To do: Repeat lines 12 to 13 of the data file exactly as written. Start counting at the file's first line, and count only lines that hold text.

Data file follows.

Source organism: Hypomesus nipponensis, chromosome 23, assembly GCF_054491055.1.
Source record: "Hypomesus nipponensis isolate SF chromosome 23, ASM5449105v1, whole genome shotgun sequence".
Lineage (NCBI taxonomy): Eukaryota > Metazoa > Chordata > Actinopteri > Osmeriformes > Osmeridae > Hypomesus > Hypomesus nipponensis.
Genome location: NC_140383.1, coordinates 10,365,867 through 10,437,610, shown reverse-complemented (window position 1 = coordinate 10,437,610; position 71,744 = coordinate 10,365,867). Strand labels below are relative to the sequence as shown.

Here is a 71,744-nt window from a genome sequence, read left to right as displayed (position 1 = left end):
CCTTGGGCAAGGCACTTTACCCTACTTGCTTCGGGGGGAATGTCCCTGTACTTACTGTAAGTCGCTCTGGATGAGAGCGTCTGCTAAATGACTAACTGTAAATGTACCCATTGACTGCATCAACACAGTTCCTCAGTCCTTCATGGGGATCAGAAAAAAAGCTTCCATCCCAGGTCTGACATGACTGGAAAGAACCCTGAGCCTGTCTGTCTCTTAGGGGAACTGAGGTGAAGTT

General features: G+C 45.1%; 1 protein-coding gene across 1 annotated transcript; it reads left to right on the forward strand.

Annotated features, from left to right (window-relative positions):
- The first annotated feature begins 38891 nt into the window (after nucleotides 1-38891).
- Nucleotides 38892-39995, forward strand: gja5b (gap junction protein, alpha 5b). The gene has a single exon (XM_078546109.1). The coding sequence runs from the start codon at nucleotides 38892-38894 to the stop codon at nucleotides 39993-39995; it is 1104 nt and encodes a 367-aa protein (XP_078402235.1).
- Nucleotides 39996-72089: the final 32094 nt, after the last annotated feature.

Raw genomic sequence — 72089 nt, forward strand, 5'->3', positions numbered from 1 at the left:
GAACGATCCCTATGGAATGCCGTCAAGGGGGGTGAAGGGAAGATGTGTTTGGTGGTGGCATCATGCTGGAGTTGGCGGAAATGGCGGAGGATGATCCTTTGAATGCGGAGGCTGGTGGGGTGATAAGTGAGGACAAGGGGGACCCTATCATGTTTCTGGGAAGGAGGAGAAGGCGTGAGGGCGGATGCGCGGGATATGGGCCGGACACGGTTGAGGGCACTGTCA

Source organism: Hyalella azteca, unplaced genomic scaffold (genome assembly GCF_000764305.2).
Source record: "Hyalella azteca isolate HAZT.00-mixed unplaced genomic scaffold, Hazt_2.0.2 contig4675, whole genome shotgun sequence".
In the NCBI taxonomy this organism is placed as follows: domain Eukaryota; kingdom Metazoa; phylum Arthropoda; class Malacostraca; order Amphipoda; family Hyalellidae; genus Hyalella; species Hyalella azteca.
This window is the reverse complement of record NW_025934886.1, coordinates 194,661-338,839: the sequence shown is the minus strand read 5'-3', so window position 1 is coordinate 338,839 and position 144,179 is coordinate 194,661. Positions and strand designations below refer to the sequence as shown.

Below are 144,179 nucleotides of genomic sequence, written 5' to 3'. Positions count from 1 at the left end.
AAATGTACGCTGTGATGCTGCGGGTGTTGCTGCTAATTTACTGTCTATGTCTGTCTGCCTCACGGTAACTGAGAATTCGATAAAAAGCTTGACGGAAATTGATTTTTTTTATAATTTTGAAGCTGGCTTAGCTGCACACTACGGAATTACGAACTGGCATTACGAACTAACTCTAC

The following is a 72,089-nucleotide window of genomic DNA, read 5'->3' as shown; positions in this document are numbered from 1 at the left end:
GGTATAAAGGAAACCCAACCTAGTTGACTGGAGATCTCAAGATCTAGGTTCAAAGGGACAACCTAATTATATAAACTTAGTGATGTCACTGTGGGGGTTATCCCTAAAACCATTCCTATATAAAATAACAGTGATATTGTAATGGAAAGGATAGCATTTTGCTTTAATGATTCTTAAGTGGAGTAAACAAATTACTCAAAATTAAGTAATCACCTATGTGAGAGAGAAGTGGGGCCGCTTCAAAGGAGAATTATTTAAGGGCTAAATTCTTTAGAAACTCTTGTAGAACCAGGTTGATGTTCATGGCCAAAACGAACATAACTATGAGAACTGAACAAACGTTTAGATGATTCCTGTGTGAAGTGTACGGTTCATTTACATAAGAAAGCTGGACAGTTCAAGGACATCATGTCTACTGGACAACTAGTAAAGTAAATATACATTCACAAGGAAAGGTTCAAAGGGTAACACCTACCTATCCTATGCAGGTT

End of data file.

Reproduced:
Raw genomic sequence — 72089 nt, forward strand, 5'->3', positions numbered from 1 at the left:
GAACGATCCCTATGGAATGCCGTCAAGGGGGGTGAAGGGAAGATGTGTTTGGTGGTGGCATCATGCTGGAGTTGGCGGAAATGGCGGAGGATGATCCTTTGAATGCGGAGGCTGGTGGGGTGATAAGTGAGGACAAGGGGGACCCTATCATGTTTCTGGGAAGGAGGAGAAGGCGTGAGGGCGGATGCGCGGGATATGGGCCGGACACGGTTGAGGGCACTGTCA